When writing a technical report, there are some sections that are absolutely necessary regardless of the
research thesis. These include an executive summary, introduction, conclusion, and appendix. The
executive summary, introduction, conclusion sections should be clear and strong because they are
typically the first sections to be read. The Appendix is necessary because the reader may periodically
refer to it for technical clarification of the material.
There are also some fundamental writing guidelines that are important to follow to meet the
professional standards of your audience, be it senior management or university professors.
to David R. Caprette of Rice University, all sections of your paper should follow these guidelines:
Use normal prose including articles ("a", "the," etc.).
Stay focused on the research topic of the paper.
Present your points in logical order.
Use present tense to report well accepted facts - for example, 'the grass is green'.
Use past tense to describe specific results - for example, 'When weed killer was applied, the
grass was brown'.
Avoid informal wording, don't address the reader directly, and don't use jargon, slang terms, or
Avoid use of superfluous pictures - include only those figures necessary in presenting results.
Never include raw data or intermediate calculations in a research paper (use the appendix).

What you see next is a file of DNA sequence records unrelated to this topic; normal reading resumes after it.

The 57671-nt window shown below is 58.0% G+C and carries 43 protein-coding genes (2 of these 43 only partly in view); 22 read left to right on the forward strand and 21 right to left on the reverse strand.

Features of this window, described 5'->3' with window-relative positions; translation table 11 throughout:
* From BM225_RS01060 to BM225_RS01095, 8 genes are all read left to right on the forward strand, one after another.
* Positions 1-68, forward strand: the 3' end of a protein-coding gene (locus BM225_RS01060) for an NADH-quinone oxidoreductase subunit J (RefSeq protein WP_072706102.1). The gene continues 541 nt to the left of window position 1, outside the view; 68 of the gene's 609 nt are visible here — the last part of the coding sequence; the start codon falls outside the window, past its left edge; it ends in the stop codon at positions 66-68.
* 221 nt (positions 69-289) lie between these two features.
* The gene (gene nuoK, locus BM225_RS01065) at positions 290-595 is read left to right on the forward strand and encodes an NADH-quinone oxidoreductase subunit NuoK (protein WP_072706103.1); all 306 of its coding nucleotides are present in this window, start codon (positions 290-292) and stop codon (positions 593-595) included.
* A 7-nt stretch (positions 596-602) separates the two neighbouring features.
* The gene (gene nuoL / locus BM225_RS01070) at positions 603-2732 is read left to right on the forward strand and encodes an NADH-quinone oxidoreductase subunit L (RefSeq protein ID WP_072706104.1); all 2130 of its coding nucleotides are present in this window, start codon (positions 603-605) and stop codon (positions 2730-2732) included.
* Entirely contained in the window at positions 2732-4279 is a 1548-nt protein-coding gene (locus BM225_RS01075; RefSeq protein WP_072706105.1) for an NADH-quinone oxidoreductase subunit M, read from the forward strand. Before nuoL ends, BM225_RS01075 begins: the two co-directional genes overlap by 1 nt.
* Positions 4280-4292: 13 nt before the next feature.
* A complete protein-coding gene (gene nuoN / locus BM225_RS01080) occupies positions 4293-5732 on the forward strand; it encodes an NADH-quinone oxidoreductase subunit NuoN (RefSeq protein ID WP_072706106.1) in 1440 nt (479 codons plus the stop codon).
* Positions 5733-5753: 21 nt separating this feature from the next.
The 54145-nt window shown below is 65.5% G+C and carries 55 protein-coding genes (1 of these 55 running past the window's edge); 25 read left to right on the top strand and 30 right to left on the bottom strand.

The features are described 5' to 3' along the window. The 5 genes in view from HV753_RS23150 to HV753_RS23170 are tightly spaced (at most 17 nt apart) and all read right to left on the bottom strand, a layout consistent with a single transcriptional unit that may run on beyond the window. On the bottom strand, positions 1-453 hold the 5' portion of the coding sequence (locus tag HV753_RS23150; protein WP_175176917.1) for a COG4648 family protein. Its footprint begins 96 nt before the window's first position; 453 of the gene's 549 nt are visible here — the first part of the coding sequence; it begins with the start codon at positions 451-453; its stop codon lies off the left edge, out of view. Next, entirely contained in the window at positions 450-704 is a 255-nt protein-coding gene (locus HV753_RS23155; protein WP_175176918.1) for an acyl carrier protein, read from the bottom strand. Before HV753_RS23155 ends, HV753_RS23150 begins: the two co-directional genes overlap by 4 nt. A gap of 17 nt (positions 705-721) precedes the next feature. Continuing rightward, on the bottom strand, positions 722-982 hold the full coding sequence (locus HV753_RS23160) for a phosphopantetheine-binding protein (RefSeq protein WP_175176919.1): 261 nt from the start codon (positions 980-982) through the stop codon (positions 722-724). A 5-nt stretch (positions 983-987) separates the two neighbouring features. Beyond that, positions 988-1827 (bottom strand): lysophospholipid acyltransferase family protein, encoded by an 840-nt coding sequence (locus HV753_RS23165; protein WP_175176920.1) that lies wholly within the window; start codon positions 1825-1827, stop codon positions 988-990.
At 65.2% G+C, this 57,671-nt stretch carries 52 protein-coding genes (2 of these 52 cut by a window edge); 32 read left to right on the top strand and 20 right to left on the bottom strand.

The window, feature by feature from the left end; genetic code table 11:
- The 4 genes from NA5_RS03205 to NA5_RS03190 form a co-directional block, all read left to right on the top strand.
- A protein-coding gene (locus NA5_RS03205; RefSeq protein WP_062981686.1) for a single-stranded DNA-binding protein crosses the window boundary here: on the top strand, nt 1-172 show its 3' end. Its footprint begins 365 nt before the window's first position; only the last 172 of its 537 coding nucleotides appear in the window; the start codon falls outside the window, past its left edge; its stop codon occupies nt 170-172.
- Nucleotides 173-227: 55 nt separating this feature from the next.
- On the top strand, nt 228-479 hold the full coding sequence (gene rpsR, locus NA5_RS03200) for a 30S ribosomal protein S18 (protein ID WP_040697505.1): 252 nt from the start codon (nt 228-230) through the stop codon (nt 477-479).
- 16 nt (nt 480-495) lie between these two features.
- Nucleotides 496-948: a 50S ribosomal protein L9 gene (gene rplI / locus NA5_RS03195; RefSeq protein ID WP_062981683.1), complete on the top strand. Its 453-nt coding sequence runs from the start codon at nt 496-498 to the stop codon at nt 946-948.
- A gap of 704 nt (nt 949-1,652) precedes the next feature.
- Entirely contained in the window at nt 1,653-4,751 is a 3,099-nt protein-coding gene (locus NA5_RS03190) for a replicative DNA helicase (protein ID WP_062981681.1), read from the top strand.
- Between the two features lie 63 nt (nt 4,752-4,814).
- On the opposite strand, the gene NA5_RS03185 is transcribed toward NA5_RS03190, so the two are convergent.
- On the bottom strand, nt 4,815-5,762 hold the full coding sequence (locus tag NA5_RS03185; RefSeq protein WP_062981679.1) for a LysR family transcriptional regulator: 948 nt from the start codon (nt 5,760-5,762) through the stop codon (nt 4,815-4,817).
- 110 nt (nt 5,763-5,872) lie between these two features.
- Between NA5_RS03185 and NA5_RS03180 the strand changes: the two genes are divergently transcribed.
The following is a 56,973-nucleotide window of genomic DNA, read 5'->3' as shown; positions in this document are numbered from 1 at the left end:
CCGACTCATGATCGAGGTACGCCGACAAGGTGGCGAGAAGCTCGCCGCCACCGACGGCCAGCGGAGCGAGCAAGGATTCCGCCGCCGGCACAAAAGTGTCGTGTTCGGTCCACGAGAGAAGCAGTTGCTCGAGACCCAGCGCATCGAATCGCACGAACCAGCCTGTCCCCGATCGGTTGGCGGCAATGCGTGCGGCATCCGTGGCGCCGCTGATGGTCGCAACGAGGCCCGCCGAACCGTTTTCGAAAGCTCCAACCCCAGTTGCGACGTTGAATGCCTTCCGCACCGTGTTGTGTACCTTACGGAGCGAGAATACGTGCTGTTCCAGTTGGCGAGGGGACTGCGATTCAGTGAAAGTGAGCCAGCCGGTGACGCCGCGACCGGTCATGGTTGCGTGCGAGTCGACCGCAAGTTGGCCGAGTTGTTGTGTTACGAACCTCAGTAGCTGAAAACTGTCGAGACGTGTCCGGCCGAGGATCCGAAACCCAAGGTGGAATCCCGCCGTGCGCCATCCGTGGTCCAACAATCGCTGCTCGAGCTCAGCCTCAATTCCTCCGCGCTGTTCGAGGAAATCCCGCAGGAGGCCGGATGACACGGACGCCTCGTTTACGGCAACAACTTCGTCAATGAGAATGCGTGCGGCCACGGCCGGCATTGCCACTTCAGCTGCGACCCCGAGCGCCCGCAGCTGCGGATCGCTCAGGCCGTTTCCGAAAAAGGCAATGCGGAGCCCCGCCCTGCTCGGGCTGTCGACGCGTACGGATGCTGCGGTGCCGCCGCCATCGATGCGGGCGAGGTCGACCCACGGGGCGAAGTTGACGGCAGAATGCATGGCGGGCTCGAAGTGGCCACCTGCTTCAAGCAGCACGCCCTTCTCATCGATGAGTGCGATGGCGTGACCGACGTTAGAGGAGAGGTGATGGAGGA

Do not present the same data more than once.
Proofread your report.
Professor Caprette also addresses how to properly use and notate figures and tables throughout the
report and in the appendix. they are as follows:
Please do not confuse figures with tables - there is a difference.
Text should complement any figures or tables, not repeat the same information.
Either place figures and tables within the text of a section, or include them in the back of the
report (Appendix) - do one or the other.
If you place figures and tables at the end of the report, make sure they are clearly distinguished
from any raw data.
Regardless of placement, each figure must be numbered consecutively and complete with
caption (caption goes under the figure).
Regardless of placement, each table must be titled, numbered consecutively and complete with
heading (title with description goes above the table).
Each figure and table must be sufficiently complete that it could stand on its own, separate from